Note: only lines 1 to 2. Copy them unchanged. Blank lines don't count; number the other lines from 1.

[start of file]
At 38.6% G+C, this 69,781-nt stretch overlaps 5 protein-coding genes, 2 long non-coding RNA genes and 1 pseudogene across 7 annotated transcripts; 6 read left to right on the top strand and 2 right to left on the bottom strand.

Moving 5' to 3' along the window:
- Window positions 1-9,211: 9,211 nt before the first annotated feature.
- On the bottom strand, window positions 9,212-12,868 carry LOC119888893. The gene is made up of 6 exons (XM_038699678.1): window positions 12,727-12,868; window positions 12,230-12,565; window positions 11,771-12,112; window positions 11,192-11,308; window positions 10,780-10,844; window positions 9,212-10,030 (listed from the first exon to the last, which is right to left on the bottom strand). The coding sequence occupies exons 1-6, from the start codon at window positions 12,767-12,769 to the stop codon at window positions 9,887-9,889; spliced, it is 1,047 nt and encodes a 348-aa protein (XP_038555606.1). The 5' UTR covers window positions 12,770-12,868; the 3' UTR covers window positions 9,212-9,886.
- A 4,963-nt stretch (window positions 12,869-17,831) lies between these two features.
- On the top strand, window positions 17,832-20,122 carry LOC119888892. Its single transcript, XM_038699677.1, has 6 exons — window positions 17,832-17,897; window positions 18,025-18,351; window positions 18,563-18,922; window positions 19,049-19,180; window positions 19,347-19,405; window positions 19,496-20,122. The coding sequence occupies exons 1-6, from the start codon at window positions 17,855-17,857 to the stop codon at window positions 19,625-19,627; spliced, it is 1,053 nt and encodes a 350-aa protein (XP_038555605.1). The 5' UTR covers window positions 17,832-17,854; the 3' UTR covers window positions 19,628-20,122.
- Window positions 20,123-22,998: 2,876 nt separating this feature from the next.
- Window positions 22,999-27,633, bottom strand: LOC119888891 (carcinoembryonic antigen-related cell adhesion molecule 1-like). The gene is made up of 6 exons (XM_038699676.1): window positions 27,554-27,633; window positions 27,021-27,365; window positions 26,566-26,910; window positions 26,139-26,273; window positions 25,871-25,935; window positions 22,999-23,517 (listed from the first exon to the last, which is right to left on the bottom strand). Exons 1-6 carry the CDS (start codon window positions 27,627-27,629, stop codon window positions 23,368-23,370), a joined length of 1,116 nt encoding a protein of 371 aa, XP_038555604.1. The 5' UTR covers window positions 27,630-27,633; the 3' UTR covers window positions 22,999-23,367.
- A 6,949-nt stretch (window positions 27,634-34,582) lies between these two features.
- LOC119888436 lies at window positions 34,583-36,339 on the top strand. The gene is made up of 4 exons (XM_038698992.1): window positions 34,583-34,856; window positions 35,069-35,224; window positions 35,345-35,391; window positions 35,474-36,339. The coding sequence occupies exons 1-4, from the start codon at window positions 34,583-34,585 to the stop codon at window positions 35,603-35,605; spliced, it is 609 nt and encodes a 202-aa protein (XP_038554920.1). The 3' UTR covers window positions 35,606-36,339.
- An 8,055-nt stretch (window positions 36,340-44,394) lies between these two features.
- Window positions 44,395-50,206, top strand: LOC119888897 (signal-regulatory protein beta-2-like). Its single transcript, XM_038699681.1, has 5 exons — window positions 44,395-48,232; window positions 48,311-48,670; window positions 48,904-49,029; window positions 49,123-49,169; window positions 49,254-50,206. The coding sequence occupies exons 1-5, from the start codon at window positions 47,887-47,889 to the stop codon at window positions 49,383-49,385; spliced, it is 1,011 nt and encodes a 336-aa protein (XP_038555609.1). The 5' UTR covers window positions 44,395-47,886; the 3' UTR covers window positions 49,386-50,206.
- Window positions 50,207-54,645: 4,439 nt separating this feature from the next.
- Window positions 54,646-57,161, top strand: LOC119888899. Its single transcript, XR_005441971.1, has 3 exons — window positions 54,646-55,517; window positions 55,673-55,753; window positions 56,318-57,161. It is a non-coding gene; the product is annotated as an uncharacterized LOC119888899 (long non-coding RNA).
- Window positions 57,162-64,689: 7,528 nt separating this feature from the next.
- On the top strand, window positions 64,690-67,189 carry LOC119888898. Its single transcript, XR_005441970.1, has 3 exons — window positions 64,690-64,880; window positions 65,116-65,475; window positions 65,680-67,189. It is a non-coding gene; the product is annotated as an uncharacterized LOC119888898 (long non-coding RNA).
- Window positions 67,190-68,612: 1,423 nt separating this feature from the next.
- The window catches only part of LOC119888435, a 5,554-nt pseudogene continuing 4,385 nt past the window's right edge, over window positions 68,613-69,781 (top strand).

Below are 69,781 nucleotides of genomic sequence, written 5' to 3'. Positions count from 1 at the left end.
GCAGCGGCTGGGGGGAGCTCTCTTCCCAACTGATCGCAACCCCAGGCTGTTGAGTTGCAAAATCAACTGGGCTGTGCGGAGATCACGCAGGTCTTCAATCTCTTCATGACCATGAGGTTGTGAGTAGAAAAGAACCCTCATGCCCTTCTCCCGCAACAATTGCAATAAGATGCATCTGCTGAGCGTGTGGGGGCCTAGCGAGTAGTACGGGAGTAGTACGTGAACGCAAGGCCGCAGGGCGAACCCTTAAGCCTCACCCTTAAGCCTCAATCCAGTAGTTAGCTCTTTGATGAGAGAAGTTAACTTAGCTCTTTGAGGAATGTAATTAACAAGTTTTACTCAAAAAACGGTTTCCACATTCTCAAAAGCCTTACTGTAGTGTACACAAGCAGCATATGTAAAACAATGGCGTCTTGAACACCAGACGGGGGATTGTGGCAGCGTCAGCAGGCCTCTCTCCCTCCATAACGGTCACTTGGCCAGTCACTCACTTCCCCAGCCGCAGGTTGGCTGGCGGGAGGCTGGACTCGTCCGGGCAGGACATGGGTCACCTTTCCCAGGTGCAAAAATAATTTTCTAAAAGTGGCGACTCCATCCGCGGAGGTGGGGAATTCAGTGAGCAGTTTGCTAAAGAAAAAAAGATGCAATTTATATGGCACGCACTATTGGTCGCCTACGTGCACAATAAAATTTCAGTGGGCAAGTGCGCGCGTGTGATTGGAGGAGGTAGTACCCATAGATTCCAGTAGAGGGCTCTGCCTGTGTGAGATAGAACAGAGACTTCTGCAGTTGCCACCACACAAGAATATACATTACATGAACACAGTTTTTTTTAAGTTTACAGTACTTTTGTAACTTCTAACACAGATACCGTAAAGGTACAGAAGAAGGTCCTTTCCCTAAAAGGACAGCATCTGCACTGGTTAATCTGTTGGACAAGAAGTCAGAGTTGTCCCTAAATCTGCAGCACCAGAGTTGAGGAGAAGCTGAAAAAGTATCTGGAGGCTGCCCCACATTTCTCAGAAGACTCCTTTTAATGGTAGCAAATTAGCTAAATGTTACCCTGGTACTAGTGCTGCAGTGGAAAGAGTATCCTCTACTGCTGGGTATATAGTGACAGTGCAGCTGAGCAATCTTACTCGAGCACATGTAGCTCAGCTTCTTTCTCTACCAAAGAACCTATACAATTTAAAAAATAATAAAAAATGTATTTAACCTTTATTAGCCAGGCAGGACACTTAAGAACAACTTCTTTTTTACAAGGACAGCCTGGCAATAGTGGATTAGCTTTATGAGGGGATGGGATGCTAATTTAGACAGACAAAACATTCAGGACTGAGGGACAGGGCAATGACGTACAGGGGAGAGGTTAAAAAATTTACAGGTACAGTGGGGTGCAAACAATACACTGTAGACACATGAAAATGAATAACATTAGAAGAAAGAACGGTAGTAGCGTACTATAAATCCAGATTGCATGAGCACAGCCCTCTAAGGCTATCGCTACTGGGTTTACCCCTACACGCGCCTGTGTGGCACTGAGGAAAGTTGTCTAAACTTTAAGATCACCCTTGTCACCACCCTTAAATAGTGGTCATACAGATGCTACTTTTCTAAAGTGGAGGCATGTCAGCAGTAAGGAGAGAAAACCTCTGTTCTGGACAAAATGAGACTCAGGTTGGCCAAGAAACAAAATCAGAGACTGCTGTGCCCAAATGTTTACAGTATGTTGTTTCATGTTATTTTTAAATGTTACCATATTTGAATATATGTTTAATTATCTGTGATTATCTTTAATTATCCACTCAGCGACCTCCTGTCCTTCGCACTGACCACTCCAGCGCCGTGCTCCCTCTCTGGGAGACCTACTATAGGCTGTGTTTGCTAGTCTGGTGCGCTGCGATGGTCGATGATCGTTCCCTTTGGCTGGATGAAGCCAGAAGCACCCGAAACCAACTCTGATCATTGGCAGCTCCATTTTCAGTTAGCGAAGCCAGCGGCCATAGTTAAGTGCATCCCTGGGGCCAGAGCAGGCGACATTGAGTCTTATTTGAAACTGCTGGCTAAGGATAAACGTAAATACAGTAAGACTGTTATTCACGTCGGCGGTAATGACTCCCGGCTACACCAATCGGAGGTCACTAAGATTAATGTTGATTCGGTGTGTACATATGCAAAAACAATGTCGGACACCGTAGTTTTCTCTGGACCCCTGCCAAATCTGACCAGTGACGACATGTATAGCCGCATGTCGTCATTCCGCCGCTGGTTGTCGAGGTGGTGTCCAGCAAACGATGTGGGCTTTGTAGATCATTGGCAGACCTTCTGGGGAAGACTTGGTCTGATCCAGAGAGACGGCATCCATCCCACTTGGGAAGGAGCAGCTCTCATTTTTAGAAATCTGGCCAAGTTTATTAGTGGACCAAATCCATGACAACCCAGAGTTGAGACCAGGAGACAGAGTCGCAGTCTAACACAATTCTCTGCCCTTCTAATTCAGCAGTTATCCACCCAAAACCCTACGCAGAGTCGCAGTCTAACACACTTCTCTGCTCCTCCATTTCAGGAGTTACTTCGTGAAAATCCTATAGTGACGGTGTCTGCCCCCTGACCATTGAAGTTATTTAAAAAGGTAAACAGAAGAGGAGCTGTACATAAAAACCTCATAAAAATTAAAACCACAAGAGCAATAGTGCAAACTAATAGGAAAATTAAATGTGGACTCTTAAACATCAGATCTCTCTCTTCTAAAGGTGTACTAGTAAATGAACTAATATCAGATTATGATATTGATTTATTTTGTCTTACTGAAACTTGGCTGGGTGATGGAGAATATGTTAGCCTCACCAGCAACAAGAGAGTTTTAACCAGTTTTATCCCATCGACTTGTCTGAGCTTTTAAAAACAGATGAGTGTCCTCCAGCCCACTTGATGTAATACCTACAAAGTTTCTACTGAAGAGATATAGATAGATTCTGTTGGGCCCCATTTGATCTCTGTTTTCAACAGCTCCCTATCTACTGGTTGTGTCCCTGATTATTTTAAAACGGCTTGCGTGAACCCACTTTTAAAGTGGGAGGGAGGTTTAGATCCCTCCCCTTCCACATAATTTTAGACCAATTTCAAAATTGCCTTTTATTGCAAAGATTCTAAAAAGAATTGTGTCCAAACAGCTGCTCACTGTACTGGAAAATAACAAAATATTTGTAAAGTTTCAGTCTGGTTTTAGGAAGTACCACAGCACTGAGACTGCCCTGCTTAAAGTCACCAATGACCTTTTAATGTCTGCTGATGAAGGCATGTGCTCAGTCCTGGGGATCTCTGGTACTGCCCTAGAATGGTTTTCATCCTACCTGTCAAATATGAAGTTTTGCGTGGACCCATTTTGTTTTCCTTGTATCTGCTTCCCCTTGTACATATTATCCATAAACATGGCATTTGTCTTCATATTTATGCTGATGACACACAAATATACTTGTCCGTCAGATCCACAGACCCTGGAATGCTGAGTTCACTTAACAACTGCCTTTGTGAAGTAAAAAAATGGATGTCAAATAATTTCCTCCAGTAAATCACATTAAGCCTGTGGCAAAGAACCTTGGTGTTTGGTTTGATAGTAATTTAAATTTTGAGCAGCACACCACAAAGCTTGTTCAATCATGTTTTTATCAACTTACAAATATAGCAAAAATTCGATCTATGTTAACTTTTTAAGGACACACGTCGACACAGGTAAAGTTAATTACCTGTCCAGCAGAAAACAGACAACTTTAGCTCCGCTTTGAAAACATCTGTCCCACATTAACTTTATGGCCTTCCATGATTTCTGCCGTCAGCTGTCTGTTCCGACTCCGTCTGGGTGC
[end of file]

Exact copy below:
At 38.6% G+C, this 69,781-nt stretch overlaps 5 protein-coding genes, 2 long non-coding RNA genes and 1 pseudogene across 7 annotated transcripts; 6 read left to right on the top strand and 2 right to left on the bottom strand.

Moving 5' to 3' along the window: